While The Company of Wolves deconstructs the mythology of female victimhood, it is also a beautiful interpretation of the werewolf tale, with stunning technical execution from set design to costume design to cinematography. And the R-rating is well-earned, with gruesome moments of face-ripping gore punctuating the stories and ruminations. Haleigh Foutch –
9. Curse of the Werewolf
You can expect great drama and a gothic production value from a Hammer film in Curse of the Werewolf, as well as Oliver Reed’s debut on-screen appearance. This is a man cursed by the circumstances of his birth and conception, which Reed portrays as Leon in the film. Leon, the son of a silent servant who was raped by a lunatic inmate, was born with a desire for blood and made holy water boil at his christening. When he’s a grown man, he worries that he can’t control his ferocious inclinations without the comforting presence of his love, Cristina (Catherine Feller). A sophisticated slow-burn horror classic from legendary Hammer director Terrence Fisher, Curse of the Werewolf boasts some of the best old school transformation effects before American Werewolf in London revolutionized the game. It gives lots of agonizing melodramatic and big wolfy conclusion. -Haleigh Foutch’s work
10. Ginger Snaps
Werewolves are used as a magical parallel for female coming of age and a creative story device to explore the intricacies of sisterhood in John Fawcett’s take on the legend of the werewolf.
Ginger Snaps tells the story of two sisters who are deeply connected, death-obsessed, and co-dependent. When the older sibling is bitten by a werewolf, the two begin to fall apart. Ginger Snapsis a well-made horror film that uses the werewolf change as a remarkably apt metaphor for female pubescence. All of the actors are fully devoted to their pulpy roles, and the effects are on spot. The characters are relatable and sympathetic (even those like the cruel girl, the drug vendor, and the lusty teen lad).
For his part as the “cool guy,” actor Kris Lemche goes above and beyond, but the real credit goes to the film’s star-studded cast.
Despite their close friendship, Emily Perkins and Katherine Isabelle are at odds over how to deal with Ginger’s dual change. A tale of feminine awakening, soaked in violence and passionately committed in the pathos of change, Ginger Snaps takes the werewolf genre and reimagines it as a tale of female rebirth. • Haleigh Foutch —
11. The Wolf Man
The Wolf Man, a Universal Monsters film, had a huge impact on modern werewolf design. It was not the studio’s first foray into lycanthropy, but Jack Pierce’s classic make-up work with Lon Chaney Jr. in the title role was first introduced in this film. Hours of work went into the change from man to beast that was shown on television for only a few seconds.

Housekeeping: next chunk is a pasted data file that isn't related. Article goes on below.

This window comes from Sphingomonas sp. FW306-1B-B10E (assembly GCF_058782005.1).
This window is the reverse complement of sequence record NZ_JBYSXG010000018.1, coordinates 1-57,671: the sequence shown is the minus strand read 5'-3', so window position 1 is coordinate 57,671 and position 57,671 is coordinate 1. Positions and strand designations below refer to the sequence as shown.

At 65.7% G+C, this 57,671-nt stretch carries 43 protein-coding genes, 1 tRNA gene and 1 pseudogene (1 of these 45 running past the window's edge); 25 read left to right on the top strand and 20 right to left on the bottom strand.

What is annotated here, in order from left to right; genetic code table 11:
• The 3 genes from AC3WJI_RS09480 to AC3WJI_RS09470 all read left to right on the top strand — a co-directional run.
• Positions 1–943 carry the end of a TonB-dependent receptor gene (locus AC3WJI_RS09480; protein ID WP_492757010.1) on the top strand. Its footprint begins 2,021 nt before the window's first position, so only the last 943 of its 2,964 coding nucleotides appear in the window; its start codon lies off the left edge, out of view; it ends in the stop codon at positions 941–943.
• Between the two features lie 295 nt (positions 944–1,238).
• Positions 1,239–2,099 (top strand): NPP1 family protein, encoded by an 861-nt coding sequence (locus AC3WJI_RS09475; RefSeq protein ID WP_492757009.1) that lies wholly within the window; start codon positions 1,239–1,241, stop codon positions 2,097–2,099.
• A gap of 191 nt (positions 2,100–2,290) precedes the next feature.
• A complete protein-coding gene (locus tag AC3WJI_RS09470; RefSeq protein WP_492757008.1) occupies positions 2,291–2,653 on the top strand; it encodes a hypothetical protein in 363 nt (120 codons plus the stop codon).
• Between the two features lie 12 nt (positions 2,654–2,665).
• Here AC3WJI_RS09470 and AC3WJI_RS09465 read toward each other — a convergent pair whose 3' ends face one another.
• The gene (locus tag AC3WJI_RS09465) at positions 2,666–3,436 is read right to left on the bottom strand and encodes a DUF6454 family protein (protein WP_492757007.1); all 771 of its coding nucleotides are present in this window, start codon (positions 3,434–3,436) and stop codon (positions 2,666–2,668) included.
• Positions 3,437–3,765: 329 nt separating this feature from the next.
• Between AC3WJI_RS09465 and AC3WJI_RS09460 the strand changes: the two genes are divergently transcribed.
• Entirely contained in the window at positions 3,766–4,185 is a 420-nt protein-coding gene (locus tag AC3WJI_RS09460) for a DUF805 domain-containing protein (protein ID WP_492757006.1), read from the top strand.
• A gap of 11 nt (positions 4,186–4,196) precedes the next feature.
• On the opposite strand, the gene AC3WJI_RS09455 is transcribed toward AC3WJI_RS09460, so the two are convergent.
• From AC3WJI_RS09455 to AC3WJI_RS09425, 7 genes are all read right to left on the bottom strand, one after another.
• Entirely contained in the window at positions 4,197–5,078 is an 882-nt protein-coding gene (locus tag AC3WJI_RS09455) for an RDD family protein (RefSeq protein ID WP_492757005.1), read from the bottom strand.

For those who haven’t seen The Wolf Man before, it recounts of Larry Talbot’s return to Wales after the death of his brother, which makes this classic worth your time even for those who have. In addition to a blossoming romance with a local village girl, Larry’s encounter with a werewolf provides the film’s emotional core. Larry is afflicted by the curse, which causes him to unleash his own terror on the town before he ends up in the wrong hands. Despite being more than seventy five years old, it’s still a gripping and devastating horror story. Dave Trumbore: – Dave Trumbore
12. Dog Soldiers
Since his first picture, the action-packed werewolf vs. military splatterfest Dog Soldiers, Neil Marshall has been one of the most exciting genre directors on the market. Soldiers are forced to defend themselves against a horde of fierce werewolves who have broken free from their camp on a mountaintop, and they will use whatever weapons they can muster up in order to do so.
Kevin McKidd, Sean Pertwee and Liam Cunningham lead a stellar cast in Dog Soldiers, which is directed by Marshall with aplomb and boasts the kind of explosive action you’d expect from a blockbuster action film and the quality of practical effects you’d expect from a hard-R horror film. You won’t find a better beautiful creature creation this side of Rick Baker, and Marshall used skilled dancers to give them an unsettling elegance unlike any other cinematic lycanthrope. At times, Dog Soldiers feels like it could be a combination of a horror picture and an action movie at the same time. Taking place in the vein of Aliens and Predator, the picture sets a group of badasses against an even worse force of nature, making it one of the best werewolf films ever created. -Haleigh Foutch’s work
13. An American Werewolf in London
In the 1970s and 1980s, you undoubtedly associate John Landis’s name with such classic comedies as Animal House, The Blues Brothers, and perhaps even Trading Places and Coming to America. John Landis died in 1992. But if you’re a fan of the horror genre, An American Werewolf in London will come to mind. An American Werewolf in Paris, a sequel of sorts, pales in comparison to the original’s moonlit craziness.
David (Naughton) and Jack (Dunne) are two young American guys who are backpacking through England when they are attacked by a werewolf, which kills Jack and leaves David with a curse. It’s a classic werewolf curse mythos, but Landis takes it a step further: Since each victim will be revived until the bloodline is destroyed, you’ll want to check out our top zombie flicks as well. As David’s conscience and sounding board, Jack’s undead form serves as a rarity in the horror film genre. But the Oscar-winning effects work of the famous Rick Baker and his team is what makes this particular film such a terrible (and awesome) werewolf drama. They’re still as gruesome and disgusting today as they were when they first came out. It’s so good that Landis even tried to stop his own son from filming a sequel, which we can all agree would have been a mistake.